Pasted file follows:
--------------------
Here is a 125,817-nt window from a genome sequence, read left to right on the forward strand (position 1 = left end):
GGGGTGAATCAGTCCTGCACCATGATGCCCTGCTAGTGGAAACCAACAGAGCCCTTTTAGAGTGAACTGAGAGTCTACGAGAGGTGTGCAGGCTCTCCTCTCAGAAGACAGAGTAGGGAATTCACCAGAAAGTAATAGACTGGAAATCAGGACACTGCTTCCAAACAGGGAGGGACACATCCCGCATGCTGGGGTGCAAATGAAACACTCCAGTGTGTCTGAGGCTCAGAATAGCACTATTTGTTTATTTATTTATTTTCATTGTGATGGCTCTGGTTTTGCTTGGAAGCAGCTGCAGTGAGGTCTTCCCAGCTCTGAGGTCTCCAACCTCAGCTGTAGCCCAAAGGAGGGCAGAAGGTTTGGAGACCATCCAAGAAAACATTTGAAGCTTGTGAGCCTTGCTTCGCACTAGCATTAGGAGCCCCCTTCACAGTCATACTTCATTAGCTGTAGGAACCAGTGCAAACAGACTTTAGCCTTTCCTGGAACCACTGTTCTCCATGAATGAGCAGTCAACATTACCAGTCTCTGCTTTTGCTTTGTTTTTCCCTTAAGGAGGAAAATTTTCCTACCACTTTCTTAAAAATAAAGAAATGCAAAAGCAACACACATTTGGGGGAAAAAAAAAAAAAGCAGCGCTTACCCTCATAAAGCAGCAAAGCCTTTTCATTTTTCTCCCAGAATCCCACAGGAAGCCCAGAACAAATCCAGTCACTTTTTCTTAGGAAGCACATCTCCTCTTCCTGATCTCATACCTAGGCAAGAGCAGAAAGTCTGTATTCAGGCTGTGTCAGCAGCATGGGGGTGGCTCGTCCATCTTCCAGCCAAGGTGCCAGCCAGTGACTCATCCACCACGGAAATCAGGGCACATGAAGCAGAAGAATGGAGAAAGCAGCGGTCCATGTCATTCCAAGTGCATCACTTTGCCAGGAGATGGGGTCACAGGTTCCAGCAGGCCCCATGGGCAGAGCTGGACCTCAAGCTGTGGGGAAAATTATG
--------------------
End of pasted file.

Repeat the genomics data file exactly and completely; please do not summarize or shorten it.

Here is a 125,817-nt window from a genome sequence, read left to right on the forward strand (position 1 = left end):
GGGGTGAATCAGTCCTGCACCATGATGCCCTGCTAGTGGAAACCAACAGAGCCCTTTTAGAGTGAACTGAGAGTCTACGAGAGGTGTGCAGGCTCTCCTCTCAGAAGACAGAGTAGGGAATTCACCAGAAAGTAATAGACTGGAAATCAGGACACTGCTTCCAAACAGGGAGGGACACATCCCGCATGCTGGGGTGCAAATGAAACACTCCAGTGTGTCTGAGGCTCAGAATAGCACTATTTGTTTATTTATTTATTTTCATTGTGATGGCTCTGGTTTTGCTTGGAAGCAGCTGCAGTGAGGTCTTCCCAGCTCTGAGGTCTCCAACCTCAGCTGTAGCCCAAAGGAGGGCAGAAGGTTTGGAGACCATCCAAGAAAACATTTGAAGCTTGTGAGCCTTGCTTCGCACTAGCATTAGGAGCCCCCTTCACAGTCATACTTCATTAGCTGTAGGAACCAGTGCAAACAGACTTTAGCCTTTCCTGGAACCACTGTTCTCCATGAATGAGCAGTCAACATTACCAGTCTCTGCTTTTGCTTTGTTTTTCCCTTAAGGAGGAAAATTTTCCTACCACTTTCTTAAAAATAAAGAAATGCAAAAGCAACACACATTTGGGGGAAAAAAAAAAAAAGCAGCGCTTACCCTCATAAAGCAGCAAAGCCTTTTCATTTTTCTCCCAGAATCCCACAGGAAGCCCAGAACAAATCCAGTCACTTTTTCTTAGGAAGCACATCTCCTCTTCCTGATCTCATACCTAGGCAAGAGCAGAAAGTCTGTATTCAGGCTGTGTCAGCAGCATGGGGGTGGCTCGTCCATCTTCCAGCCAAGGTGCCAGCCAGTGACTCATCCACCACGGAAATCAGGGCACATGAAGCAGAAGAATGGAGAAAGCAGCGGTCCATGTCATTCCAAGTGCATCACTTTGCCAGGAGATGGGGTCACAGGTTCCAGCAGGCCCCATGGGCAGAGCTGGACCTCAAGCTGTGGGGAAAATTATG